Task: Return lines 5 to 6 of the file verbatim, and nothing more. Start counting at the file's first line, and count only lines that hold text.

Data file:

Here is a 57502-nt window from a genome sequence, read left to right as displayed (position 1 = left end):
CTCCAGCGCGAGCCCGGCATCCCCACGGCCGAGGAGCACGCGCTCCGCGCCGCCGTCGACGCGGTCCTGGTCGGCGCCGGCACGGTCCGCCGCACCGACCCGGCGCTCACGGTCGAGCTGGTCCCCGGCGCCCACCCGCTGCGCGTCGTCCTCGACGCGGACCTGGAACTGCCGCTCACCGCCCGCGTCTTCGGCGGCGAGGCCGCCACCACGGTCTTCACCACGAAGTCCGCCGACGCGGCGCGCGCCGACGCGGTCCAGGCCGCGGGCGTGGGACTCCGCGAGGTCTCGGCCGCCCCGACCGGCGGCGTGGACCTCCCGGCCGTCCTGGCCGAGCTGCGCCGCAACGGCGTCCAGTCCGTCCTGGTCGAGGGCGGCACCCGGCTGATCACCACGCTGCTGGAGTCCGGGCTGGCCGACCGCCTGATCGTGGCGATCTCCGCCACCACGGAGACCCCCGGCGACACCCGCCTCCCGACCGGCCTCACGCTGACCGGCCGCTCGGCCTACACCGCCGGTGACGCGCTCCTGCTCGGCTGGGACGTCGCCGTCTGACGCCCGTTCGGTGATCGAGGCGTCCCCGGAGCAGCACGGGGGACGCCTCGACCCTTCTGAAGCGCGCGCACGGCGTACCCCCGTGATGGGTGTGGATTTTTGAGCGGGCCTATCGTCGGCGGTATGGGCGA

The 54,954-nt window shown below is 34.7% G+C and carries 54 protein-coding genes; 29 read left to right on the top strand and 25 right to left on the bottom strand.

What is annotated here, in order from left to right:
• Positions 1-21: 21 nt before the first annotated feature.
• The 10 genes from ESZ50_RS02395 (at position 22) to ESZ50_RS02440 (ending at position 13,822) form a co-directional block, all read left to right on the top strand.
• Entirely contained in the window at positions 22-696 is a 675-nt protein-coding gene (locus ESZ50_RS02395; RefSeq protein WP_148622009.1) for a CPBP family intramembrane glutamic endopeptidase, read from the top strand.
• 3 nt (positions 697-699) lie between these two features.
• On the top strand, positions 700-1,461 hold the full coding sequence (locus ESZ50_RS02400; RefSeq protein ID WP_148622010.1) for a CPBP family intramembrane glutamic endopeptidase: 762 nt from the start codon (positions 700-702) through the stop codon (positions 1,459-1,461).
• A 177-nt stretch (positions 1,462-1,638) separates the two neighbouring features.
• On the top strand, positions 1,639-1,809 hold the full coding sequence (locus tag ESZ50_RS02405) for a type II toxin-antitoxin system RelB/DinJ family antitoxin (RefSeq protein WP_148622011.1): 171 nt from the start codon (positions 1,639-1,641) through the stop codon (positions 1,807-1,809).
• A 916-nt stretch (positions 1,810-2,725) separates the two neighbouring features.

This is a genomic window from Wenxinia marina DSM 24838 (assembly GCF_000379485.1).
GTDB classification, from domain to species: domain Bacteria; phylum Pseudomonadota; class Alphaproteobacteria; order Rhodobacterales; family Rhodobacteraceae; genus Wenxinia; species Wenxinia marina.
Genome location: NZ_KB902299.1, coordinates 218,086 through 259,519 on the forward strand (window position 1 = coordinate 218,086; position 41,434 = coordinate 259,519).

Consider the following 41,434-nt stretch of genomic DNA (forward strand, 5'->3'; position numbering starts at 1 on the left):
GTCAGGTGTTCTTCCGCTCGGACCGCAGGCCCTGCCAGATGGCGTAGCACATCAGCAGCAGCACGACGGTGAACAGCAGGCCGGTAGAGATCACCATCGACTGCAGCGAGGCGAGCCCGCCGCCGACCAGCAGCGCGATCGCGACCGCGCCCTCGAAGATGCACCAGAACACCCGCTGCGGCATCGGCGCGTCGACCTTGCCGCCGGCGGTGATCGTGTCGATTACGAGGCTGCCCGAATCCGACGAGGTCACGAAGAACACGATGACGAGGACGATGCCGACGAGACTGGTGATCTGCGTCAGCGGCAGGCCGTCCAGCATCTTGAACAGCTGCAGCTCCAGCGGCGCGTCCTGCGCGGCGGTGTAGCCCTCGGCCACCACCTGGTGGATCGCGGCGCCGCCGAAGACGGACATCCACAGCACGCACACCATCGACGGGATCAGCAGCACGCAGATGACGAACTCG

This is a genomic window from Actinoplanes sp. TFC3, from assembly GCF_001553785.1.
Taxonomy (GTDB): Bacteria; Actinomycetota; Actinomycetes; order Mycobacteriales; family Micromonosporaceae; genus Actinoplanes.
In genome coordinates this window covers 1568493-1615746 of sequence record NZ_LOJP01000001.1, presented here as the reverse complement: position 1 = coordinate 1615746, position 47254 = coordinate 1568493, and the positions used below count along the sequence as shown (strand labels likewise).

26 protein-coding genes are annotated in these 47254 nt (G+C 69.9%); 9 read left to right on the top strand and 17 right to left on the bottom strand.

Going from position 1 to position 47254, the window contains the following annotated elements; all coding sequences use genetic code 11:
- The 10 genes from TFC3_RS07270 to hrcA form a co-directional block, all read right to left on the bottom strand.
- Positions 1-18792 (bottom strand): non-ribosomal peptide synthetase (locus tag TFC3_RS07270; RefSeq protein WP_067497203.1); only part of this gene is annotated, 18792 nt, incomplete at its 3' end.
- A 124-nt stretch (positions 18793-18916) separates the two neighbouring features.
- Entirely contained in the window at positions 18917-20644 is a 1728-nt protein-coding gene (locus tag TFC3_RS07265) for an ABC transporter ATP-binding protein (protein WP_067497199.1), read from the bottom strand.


• Positions 1-21: 21 nt before the first annotated feature.
• The 10 genes from ESZ50_RS02395 (at position 22) to ESZ50_RS02440 (ending at position 13,822) form a co-directional block, all read left to right on the top strand.